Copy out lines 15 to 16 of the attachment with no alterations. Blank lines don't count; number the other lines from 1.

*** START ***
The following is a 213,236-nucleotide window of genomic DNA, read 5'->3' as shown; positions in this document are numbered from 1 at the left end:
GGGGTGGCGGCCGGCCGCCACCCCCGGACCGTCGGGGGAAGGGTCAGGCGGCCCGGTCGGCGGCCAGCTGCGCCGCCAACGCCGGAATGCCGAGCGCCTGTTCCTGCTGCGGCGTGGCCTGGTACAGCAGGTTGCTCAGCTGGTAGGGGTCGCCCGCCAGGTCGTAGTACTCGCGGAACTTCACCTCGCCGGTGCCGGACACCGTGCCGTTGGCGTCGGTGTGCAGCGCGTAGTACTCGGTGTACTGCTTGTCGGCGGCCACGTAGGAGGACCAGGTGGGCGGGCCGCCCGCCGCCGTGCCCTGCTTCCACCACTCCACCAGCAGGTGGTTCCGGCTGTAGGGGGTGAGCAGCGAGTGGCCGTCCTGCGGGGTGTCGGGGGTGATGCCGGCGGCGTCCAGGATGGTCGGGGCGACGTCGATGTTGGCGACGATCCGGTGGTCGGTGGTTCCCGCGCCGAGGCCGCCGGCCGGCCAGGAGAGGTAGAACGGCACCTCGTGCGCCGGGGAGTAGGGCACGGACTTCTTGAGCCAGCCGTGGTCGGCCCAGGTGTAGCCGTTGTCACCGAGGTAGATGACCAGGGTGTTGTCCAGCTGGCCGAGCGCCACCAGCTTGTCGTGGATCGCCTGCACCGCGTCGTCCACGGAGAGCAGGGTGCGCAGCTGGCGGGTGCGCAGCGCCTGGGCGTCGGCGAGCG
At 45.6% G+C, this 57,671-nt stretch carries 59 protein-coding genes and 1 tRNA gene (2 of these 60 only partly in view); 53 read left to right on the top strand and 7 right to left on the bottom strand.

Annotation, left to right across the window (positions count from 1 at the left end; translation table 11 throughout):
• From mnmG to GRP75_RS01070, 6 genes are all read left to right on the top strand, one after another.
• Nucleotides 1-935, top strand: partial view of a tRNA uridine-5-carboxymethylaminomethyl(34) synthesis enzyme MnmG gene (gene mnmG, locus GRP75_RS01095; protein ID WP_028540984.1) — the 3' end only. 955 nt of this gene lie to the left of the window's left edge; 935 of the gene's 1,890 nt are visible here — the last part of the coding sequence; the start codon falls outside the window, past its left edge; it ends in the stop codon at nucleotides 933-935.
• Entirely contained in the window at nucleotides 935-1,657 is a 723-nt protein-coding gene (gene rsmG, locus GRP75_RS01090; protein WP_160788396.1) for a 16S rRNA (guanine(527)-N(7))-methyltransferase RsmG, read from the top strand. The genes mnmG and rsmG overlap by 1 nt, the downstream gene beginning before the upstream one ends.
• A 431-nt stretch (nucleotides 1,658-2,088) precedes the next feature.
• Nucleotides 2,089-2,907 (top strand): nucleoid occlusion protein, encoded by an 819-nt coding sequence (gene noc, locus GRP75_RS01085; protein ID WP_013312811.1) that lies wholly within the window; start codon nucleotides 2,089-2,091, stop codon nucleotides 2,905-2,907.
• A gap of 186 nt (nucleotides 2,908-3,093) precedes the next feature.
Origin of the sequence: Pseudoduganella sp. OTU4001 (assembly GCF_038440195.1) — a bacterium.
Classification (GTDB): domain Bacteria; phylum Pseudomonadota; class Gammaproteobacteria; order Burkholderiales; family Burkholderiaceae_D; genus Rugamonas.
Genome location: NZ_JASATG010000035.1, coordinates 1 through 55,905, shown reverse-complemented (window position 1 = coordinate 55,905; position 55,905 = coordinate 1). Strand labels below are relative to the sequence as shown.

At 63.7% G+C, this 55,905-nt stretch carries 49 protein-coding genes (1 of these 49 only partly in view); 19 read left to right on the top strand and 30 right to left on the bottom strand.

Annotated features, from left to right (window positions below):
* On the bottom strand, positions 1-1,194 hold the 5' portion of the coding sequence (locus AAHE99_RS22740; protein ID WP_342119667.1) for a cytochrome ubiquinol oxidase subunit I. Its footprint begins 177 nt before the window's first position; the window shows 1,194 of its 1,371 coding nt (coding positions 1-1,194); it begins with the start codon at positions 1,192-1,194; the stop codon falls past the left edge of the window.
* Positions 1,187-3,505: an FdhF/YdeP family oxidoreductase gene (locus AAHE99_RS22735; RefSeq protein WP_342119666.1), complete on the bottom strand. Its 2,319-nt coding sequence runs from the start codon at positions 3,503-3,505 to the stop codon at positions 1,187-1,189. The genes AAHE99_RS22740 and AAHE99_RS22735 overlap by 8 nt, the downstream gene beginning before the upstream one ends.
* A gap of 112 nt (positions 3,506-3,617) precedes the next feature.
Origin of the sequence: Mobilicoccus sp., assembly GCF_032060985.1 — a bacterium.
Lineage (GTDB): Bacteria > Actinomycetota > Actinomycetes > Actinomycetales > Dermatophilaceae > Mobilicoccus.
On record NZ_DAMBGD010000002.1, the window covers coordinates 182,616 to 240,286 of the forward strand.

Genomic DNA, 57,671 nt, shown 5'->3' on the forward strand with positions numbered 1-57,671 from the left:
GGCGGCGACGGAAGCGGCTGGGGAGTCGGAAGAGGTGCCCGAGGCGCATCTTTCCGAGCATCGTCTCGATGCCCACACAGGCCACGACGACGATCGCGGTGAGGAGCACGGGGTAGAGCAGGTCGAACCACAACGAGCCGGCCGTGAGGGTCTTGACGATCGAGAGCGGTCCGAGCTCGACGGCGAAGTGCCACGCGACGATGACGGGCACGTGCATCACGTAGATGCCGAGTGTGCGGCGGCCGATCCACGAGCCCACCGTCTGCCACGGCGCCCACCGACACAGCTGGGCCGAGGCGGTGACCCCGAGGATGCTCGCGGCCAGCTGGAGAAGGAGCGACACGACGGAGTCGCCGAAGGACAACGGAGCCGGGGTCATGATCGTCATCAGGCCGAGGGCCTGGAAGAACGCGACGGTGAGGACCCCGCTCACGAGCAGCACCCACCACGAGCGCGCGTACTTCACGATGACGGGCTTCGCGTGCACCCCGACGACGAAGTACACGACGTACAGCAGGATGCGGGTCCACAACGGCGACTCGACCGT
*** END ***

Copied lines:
Annotated features, from left to right (window positions below):
* On the bottom strand, positions 1-1,194 hold the 5' portion of the coding sequence (locus AAHE99_RS22740; protein ID WP_342119667.1) for a cytochrome ubiquinol oxidase subunit I. Its footprint begins 177 nt before the window's first position; the window shows 1,194 of its 1,371 coding nt (coding positions 1-1,194); it begins with the start codon at positions 1,192-1,194; the stop codon falls past the left edge of the window.